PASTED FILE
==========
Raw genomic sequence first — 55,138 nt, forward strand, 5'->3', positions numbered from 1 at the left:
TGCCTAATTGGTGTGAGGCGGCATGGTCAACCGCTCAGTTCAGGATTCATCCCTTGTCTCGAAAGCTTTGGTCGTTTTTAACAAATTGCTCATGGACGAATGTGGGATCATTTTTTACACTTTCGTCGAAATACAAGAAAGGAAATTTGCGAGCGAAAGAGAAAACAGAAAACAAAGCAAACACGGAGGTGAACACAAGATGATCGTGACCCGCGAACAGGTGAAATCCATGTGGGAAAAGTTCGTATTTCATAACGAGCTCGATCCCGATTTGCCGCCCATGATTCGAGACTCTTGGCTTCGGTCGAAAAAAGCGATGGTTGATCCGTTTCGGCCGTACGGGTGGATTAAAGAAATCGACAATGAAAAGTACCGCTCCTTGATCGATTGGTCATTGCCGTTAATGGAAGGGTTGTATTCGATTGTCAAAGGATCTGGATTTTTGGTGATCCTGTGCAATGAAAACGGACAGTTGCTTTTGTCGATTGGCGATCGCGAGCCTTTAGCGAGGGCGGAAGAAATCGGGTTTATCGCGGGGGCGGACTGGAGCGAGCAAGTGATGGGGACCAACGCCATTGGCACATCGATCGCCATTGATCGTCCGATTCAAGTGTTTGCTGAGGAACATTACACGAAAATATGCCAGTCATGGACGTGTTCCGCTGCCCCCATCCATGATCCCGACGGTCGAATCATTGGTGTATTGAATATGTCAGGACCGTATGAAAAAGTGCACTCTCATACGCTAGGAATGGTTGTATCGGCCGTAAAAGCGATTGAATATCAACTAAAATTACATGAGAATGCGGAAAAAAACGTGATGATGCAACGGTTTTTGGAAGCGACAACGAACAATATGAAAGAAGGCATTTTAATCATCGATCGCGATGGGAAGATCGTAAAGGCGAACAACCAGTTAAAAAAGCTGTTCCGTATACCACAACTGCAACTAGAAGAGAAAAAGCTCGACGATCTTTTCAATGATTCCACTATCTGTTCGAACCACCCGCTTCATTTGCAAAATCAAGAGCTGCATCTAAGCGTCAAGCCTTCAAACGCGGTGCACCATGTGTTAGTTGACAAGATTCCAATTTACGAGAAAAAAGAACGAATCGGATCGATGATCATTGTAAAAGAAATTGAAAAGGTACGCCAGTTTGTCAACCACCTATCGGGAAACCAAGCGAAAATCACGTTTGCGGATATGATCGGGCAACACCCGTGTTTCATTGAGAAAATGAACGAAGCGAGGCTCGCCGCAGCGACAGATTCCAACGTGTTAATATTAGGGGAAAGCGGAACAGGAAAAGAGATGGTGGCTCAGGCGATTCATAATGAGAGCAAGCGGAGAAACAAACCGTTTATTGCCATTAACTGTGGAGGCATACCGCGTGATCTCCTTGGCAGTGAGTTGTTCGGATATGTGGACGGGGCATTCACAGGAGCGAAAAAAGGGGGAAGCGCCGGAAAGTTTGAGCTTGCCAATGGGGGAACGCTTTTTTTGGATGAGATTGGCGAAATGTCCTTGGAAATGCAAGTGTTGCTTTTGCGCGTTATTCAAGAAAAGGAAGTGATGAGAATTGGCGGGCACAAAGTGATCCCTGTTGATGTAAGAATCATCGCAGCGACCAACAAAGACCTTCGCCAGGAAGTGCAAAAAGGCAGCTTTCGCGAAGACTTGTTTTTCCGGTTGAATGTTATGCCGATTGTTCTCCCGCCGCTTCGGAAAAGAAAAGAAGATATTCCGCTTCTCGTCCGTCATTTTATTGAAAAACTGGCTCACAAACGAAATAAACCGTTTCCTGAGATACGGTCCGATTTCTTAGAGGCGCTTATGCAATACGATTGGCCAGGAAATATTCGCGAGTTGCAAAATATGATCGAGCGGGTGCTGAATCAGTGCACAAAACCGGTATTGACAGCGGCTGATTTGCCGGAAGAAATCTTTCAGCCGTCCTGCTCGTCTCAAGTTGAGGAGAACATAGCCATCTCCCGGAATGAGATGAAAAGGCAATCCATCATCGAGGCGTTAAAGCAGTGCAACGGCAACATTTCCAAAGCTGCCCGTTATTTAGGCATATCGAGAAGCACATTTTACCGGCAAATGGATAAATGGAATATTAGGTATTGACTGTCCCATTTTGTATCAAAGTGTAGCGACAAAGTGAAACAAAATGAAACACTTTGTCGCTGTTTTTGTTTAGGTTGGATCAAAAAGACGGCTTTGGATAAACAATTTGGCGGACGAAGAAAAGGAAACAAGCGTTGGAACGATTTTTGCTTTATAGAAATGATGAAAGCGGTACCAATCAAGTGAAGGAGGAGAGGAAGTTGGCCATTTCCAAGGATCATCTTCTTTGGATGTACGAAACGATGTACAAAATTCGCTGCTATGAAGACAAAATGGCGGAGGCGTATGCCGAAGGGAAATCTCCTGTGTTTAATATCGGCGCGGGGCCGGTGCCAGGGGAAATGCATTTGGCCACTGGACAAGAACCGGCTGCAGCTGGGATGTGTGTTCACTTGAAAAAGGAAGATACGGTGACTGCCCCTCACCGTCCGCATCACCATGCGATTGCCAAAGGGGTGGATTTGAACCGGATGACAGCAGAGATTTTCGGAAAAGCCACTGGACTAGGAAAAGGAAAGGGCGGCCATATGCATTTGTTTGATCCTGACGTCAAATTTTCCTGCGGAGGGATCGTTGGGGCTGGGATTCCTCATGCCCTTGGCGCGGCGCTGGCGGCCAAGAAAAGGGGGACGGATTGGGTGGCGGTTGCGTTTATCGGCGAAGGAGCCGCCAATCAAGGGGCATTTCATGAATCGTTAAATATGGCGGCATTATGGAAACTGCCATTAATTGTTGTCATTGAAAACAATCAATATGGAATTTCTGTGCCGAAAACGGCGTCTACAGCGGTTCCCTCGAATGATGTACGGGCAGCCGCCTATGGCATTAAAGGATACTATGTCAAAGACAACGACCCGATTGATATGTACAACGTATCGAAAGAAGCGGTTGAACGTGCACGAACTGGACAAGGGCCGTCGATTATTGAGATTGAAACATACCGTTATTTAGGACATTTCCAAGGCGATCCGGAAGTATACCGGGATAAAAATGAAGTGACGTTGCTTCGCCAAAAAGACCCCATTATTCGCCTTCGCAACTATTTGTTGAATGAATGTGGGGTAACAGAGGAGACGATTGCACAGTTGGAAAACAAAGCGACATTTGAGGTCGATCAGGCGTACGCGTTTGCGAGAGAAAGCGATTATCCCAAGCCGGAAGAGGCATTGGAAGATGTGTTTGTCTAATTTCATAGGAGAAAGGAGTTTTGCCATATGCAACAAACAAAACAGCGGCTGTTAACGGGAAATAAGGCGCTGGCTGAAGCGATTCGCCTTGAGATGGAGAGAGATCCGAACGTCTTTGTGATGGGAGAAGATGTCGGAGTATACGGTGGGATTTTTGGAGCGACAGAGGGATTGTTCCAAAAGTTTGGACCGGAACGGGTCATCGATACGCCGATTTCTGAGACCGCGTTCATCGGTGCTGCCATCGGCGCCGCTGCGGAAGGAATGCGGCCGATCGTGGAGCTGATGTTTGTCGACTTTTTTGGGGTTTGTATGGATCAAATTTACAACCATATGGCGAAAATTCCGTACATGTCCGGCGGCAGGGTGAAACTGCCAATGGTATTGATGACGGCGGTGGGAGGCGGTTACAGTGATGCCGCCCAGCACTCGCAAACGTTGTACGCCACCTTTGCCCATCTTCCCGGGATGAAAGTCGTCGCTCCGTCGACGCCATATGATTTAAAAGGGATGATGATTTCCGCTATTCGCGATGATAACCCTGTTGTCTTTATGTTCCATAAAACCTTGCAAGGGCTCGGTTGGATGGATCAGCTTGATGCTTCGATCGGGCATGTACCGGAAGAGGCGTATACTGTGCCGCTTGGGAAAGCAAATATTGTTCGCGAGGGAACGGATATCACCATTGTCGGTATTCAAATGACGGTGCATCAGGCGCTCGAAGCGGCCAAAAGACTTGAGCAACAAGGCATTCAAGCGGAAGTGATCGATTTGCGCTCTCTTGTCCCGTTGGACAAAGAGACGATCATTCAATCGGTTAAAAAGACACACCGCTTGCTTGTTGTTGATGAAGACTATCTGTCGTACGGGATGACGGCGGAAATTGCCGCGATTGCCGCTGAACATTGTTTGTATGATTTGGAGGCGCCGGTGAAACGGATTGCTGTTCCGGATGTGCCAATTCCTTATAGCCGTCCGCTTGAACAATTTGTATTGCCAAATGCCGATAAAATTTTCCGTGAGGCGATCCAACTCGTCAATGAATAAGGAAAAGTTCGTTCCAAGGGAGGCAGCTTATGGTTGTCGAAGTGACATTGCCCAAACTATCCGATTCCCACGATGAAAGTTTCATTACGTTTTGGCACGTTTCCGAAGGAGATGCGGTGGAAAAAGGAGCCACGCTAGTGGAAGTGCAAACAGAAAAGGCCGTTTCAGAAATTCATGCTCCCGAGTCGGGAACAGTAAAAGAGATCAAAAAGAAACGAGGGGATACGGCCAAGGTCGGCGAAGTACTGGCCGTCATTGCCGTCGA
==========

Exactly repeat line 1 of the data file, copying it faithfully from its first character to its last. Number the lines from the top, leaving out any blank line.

Raw genomic sequence first — 55,138 nt, forward strand, 5'->3', positions numbered from 1 at the left: